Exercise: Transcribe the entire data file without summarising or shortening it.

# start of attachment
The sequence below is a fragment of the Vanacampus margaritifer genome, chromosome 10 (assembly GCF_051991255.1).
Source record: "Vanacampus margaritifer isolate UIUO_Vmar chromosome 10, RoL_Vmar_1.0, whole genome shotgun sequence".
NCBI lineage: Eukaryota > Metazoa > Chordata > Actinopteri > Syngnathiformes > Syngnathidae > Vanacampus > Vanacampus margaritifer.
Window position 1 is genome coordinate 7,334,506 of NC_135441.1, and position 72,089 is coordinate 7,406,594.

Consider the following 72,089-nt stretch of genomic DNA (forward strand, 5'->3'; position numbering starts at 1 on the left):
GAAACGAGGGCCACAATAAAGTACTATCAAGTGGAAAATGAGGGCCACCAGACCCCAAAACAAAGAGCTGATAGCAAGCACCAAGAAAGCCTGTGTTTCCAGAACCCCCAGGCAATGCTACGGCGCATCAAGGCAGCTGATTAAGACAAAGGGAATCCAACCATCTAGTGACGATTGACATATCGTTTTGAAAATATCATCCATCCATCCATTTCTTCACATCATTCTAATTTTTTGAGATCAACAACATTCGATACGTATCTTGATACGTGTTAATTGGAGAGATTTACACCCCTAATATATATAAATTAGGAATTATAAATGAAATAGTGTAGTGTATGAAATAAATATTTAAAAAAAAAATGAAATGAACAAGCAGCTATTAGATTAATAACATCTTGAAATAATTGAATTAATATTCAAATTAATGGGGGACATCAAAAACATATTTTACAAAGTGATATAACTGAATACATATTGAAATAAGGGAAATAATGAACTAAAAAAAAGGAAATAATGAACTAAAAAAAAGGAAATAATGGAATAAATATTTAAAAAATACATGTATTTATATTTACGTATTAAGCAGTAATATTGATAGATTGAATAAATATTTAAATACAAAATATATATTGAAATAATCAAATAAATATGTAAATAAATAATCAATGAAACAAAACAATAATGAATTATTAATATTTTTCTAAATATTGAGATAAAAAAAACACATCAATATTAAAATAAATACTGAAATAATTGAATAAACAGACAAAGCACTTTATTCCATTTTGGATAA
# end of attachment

The sequence below is a fragment of the Vanacampus margaritifer genome, chromosome 10 (assembly GCF_051991255.1).
Source record: "Vanacampus margaritifer isolate UIUO_Vmar chromosome 10, RoL_Vmar_1.0, whole genome shotgun sequence".
NCBI lineage: Eukaryota > Metazoa > Chordata > Actinopteri > Syngnathiformes > Syngnathidae > Vanacampus > Vanacampus margaritifer.
Window position 1 is genome coordinate 7,334,506 of NC_135441.1, and position 72,089 is coordinate 7,406,594.

Consider the following 72,089-nt stretch of genomic DNA (forward strand, 5'->3'; position numbering starts at 1 on the left):
GAAACGAGGGCCACAATAAAGTACTATCAAGTGGAAAATGAGGGCCACCAGACCCCAAAACAAAGAGCTGATAGCAAGCACCAAGAAAGCCTGTGTTTCCAGAACCCCCAGGCAATGCTACGGCGCATCAAGGCAGCTGATTAAGACAAAGGGAATCCAACCATCTAGTGACGATTGACATATCGTTTTGAAAATATCATCCATCCATCCATTTCTTCACATCATTCTAATTTTTTGAGATCAACAACATTCGATACGTATCTTGATACGTGTTAATTGGAGAGATTTACACCCCTAATATATATAAATTAGGAATTATAAATGAAATAGTGTAGTGTATGAAATAAATATTTAAAAAAAAAATGAAATGAACAAGCAGCTATTAGATTAATAACATCTTGAAATAATTGAATTAATATTCAAATTAATGGGGGACATCAAAAACATATTTTACAAAGTGATATAACTGAATACATATTGAAATAAGGGAAATAATGAACTAAAAAAAAGGAAATAATGAACTAAAAAAAAGGAAATAATGGAATAAATATTTAAAAAATACATGTATTTATATTTACGTATTAAGCAGTAATATTGATAGATTGAATAAATATTTAAATACAAAATATATATTGAAATAATCAAATAAATATGTAAATAAATAATCAATGAAACAAAACAATAATGAATTATTAATATTTTTCTAAATATTGAGATAAAAAAAACACATCAATATTAAAATAAATACTGAAATAATTGAATAAACAGACAAAGCACTTTATTCCATTTTGGATAA